23. Scarlett Johanssen – Scarlett, we love you. You know we love you. So let’s stop this messing around and just get together already. We’ll let you order dinner for the both of us.

22. Robert De Niro – You talkin’ to him? There’s no one else here, so you must be talkin’ to him.

21. Malcolm McDowell – Broke out with his innovative approach to Alex and his ‘droogies’ in A Clockwork Orange, and soon devolved into a clichéd Brit-talkin’ villain alongside Terence Stamp. Now he’s alternately playing characters like a corporate boss (In Good Company) or a dance troupe leader (The Company) in what has become a welcome revival of McDowell. Horrorshow!

20. Fred Gwynne – Deepest. Voice. Ever.

19. Sam Elliott – His gravelly narration of The Big Lebowski practically steals the show.

18. Sean Connery – Connery is always funnier in parody than in real life, but he’s still the iconic voice of Bond. ‘I’ll take the penis mightier for $400, Alex.’

17. Paul Lynde – Lynde’s whine is one of cinema’s most unmistakable lilts. For the quintessential Lynde character, check out the rat in Charlotte’s Web.

16. Vincent Price – Uncle Vinnie wasn’t just the voice of horror for his generation, he was also the face of Creamettes macaroni.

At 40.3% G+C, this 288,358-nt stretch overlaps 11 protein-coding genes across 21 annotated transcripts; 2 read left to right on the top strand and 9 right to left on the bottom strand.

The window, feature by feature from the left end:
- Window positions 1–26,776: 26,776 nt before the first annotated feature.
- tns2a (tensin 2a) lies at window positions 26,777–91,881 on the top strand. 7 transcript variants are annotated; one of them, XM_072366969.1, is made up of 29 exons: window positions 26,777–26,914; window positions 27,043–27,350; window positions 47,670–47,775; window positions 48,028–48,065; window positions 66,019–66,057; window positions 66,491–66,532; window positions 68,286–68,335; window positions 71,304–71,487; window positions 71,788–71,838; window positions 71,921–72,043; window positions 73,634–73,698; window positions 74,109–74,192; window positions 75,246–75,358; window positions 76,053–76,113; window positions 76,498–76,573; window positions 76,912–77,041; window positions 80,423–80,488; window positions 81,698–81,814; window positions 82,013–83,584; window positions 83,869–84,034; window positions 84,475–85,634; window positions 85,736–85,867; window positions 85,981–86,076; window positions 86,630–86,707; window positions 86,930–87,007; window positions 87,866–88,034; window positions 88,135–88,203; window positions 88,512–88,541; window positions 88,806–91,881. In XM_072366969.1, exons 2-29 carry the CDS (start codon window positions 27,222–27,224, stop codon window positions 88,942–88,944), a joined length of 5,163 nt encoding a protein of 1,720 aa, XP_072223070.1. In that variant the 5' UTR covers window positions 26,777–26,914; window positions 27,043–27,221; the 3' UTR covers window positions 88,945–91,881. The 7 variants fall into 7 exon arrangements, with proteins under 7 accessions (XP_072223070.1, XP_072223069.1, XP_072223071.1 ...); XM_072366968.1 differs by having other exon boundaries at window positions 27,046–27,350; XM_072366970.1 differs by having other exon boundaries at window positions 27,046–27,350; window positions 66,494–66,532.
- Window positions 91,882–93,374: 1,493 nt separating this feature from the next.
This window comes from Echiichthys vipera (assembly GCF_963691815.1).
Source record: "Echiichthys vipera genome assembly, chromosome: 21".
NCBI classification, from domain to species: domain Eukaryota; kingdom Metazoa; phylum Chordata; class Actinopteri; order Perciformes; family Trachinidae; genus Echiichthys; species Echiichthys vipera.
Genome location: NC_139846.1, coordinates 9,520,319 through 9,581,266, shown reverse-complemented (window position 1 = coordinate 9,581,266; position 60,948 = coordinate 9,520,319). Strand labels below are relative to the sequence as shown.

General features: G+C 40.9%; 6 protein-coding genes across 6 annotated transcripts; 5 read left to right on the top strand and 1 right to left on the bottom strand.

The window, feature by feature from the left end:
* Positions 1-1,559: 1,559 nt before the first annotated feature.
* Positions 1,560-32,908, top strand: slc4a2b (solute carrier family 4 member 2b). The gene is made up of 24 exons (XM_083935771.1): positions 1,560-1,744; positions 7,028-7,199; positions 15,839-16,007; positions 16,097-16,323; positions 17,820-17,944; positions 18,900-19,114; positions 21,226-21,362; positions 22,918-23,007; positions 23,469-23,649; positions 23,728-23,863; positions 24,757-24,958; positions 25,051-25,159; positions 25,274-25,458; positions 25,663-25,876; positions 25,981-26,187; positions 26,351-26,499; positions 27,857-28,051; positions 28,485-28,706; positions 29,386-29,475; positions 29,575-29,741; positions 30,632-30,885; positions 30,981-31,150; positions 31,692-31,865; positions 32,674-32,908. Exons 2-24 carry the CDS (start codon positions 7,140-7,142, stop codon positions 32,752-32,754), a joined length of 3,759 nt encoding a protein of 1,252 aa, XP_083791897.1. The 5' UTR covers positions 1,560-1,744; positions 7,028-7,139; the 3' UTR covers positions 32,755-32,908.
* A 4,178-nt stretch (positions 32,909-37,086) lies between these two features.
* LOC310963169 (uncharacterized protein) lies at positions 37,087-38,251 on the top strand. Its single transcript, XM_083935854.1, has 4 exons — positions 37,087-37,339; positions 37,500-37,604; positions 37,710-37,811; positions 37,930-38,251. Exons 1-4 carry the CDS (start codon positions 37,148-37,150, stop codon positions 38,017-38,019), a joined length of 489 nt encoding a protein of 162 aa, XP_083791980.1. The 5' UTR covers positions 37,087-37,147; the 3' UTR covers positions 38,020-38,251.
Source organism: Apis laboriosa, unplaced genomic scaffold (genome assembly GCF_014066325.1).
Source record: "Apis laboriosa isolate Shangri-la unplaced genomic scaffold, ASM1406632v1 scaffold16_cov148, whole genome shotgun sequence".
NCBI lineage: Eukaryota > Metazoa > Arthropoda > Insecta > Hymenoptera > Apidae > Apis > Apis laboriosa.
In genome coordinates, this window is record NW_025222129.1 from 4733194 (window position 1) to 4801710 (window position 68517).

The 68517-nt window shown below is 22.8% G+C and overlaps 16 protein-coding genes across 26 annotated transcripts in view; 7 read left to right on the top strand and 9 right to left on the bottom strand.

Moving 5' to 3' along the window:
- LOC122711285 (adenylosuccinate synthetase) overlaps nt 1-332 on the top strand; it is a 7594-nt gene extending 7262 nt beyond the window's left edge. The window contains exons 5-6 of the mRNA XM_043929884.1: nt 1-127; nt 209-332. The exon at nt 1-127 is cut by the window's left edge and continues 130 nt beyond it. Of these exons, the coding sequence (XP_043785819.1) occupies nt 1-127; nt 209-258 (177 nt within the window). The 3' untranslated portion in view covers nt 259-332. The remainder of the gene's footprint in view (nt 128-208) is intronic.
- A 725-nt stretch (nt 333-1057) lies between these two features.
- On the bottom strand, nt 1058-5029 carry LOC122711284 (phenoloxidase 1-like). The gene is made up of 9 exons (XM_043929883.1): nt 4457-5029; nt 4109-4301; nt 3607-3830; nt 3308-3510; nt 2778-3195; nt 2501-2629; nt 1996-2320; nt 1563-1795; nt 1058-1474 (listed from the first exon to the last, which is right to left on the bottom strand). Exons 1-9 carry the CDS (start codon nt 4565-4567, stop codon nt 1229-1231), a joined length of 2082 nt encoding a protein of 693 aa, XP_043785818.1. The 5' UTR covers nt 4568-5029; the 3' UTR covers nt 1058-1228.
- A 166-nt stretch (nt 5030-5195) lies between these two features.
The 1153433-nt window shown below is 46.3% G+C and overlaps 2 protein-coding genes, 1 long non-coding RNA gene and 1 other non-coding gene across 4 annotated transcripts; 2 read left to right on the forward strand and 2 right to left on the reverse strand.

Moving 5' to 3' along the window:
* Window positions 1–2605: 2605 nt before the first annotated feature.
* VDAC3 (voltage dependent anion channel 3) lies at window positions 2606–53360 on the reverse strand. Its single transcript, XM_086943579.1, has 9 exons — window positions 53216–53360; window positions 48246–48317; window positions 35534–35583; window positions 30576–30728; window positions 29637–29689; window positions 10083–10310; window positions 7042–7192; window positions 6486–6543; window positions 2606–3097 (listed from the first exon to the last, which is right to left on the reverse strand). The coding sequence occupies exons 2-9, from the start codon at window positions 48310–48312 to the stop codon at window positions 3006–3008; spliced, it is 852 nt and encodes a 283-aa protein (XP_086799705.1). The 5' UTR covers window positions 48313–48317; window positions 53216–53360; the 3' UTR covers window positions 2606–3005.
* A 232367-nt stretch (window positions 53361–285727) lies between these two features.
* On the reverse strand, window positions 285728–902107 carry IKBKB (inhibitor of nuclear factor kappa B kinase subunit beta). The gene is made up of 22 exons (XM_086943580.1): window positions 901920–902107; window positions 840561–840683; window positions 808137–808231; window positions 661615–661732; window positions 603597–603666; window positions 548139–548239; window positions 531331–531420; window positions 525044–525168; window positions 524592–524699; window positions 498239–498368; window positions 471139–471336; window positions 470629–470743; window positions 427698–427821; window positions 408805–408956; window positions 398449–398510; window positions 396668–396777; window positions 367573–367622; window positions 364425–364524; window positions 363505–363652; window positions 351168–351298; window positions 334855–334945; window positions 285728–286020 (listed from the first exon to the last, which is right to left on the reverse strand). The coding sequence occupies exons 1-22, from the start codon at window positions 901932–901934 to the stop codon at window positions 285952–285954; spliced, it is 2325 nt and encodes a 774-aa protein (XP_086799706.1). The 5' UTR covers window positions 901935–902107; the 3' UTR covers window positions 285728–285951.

15. Alfred Hitchcock – Deep, mushy, and deadpan, the notorious Hitchcock was always ready with an off-color joke or a quip in horribly bad taste. Wonderful.

14. Samuel L. Jackson – Remember how we all quoted him from Pulp Fiction for like, five years? Yeah, it didn’t sound the same coming out of your pasty white face.

13. Marlon Brando – It was the voice, the quiet and slithery tones oozing from the tape player, speaking of a dream of a snail, that defined the dark mission of Apocalypse Now. And it was that brutish and powerful cadence that gave On the Waterfront its muscle. And, oh yeah, ‘STELLLLAAA!’

12. John Houseman – Famously imitated by Jerry Seinfeld, and for good reason. Houseman’s work in The Paper Chase sets the standard for crusty university types who really, seriously, aren’t gonna take any of your shit.

11. Anthony Hopkins – Always elegant, his distinctive eloquence brought chills to Hannibal Lecter.